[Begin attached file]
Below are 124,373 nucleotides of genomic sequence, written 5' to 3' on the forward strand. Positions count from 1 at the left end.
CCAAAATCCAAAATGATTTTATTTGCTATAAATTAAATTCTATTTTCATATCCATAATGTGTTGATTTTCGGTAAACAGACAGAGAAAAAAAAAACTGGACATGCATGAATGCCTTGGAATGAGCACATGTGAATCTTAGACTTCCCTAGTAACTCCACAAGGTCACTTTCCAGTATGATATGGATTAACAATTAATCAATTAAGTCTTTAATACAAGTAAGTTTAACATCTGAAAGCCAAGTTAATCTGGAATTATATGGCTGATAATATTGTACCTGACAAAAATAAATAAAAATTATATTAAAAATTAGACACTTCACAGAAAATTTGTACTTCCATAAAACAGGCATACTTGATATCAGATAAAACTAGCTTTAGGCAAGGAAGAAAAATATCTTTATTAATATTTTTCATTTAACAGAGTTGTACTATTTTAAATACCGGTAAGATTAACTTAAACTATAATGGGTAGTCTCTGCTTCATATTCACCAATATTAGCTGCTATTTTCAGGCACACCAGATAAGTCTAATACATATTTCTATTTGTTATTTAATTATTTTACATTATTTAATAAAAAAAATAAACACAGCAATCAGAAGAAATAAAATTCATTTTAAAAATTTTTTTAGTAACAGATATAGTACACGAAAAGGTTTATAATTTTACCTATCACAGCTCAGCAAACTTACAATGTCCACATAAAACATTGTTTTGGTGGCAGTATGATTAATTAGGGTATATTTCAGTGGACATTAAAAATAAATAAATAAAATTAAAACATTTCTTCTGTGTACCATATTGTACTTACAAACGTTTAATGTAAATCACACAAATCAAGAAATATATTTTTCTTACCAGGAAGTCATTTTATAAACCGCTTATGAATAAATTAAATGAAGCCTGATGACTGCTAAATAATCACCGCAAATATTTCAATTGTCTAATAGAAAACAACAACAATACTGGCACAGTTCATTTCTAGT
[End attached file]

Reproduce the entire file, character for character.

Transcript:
Below are 124,373 nucleotides of genomic sequence, written 5' to 3' on the forward strand. Positions count from 1 at the left end.
CCAAAATCCAAAATGATTTTATTTGCTATAAATTAAATTCTATTTTCATATCCATAATGTGTTGATTTTCGGTAAACAGACAGAGAAAAAAAAAACTGGACATGCATGAATGCCTTGGAATGAGCACATGTGAATCTTAGACTTCCCTAGTAACTCCACAAGGTCACTTTCCAGTATGATATGGATTAACAATTAATCAATTAAGTCTTTAATACAAGTAAGTTTAACATCTGAAAGCCAAGTTAATCTGGAATTATATGGCTGATAATATTGTACCTGACAAAAATAAATAAAAATTATATTAAAAATTAGACACTTCACAGAAAATTTGTACTTCCATAAAACAGGCATACTTGATATCAGATAAAACTAGCTTTAGGCAAGGAAGAAAAATATCTTTATTAATATTTTTCATTTAACAGAGTTGTACTATTTTAAATACCGGTAAGATTAACTTAAACTATAATGGGTAGTCTCTGCTTCATATTCACCAATATTAGCTGCTATTTTCAGGCACACCAGATAAGTCTAATACATATTTCTATTTGTTATTTAATTATTTTACATTATTTAATAAAAAAAATAAACACAGCAATCAGAAGAAATAAAATTCATTTTAAAAATTTTTTTAGTAACAGATATAGTACACGAAAAGGTTTATAATTTTACCTATCACAGCTCAGCAAACTTACAATGTCCACATAAAACATTGTTTTGGTGGCAGTATGATTAATTAGGGTATATTTCAGTGGACATTAAAAATAAATAAATAAAATTAAAACATTTCTTCTGTGTACCATATTGTACTTACAAACGTTTAATGTAAATCACACAAATCAAGAAATATATTTTTCTTACCAGGAAGTCATTTTATAAACCGCTTATGAATAAATTAAATGAAGCCTGATGACTGCTAAATAATCACCGCAAATATTTCAATTGTCTAATAGAAAACAACAACAATACTGGCACAGTTCATTTCTAGT